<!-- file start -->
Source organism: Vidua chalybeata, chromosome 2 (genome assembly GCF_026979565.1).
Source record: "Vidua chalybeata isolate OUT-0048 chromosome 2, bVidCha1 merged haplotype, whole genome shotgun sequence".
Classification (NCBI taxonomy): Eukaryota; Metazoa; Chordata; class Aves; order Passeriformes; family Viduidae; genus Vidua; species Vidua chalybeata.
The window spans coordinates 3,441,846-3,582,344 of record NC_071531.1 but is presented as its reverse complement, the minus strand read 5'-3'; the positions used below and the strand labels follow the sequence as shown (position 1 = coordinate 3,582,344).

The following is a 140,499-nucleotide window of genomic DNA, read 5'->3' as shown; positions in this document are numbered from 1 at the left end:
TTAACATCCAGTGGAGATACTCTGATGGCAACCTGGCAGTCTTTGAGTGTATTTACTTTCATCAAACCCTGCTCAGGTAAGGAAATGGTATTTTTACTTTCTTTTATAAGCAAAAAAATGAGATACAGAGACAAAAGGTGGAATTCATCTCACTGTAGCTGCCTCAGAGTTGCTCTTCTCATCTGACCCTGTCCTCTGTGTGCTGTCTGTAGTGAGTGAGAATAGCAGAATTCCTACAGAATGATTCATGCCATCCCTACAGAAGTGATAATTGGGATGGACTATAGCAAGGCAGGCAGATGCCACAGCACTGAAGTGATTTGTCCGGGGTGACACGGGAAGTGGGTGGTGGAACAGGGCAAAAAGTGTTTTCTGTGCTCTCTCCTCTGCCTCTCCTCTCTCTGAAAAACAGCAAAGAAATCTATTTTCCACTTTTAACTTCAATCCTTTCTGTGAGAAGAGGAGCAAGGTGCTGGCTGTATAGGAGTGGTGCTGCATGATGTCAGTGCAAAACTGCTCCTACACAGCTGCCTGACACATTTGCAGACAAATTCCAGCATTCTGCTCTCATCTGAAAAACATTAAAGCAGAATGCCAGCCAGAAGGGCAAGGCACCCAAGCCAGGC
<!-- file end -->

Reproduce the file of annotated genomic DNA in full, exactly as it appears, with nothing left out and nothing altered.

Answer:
Source organism: Vidua chalybeata, chromosome 2 (genome assembly GCF_026979565.1).
Source record: "Vidua chalybeata isolate OUT-0048 chromosome 2, bVidCha1 merged haplotype, whole genome shotgun sequence".
Classification (NCBI taxonomy): Eukaryota; Metazoa; Chordata; class Aves; order Passeriformes; family Viduidae; genus Vidua; species Vidua chalybeata.
The window spans coordinates 3,441,846-3,582,344 of record NC_071531.1 but is presented as its reverse complement, the minus strand read 5'-3'; the positions used below and the strand labels follow the sequence as shown (position 1 = coordinate 3,582,344).

The following is a 140,499-nucleotide window of genomic DNA, read 5'->3' as shown; positions in this document are numbered from 1 at the left end:
TTAACATCCAGTGGAGATACTCTGATGGCAACCTGGCAGTCTTTGAGTGTATTTACTTTCATCAAACCCTGCTCAGGTAAGGAAATGGTATTTTTACTTTCTTTTATAAGCAAAAAAATGAGATACAGAGACAAAAGGTGGAATTCATCTCACTGTAGCTGCCTCAGAGTTGCTCTTCTCATCTGACCCTGTCCTCTGTGTGCTGTCTGTAGTGAGTGAGAATAGCAGAATTCCTACAGAATGATTCATGCCATCCCTACAGAAGTGATAATTGGGATGGACTATAGCAAGGCAGGCAGATGCCACAGCACTGAAGTGATTTGTCCGGGGTGACACGGGAAGTGGGTGGTGGAACAGGGCAAAAAGTGTTTTCTGTGCTCTCTCCTCTGCCTCTCCTCTCTCTGAAAAACAGCAAAGAAATCTATTTTCCACTTTTAACTTCAATCCTTTCTGTGAGAAGAGGAGCAAGGTGCTGGCTGTATAGGAGTGGTGCTGCATGATGTCAGTGCAAAACTGCTCCTACACAGCTGCCTGACACATTTGCAGACAAATTCCAGCATTCTGCTCTCATCTGAAAAACATTAAAGCAGAATGCCAGCCAGAAGGGCAAGGCACCCAAGCCAGGC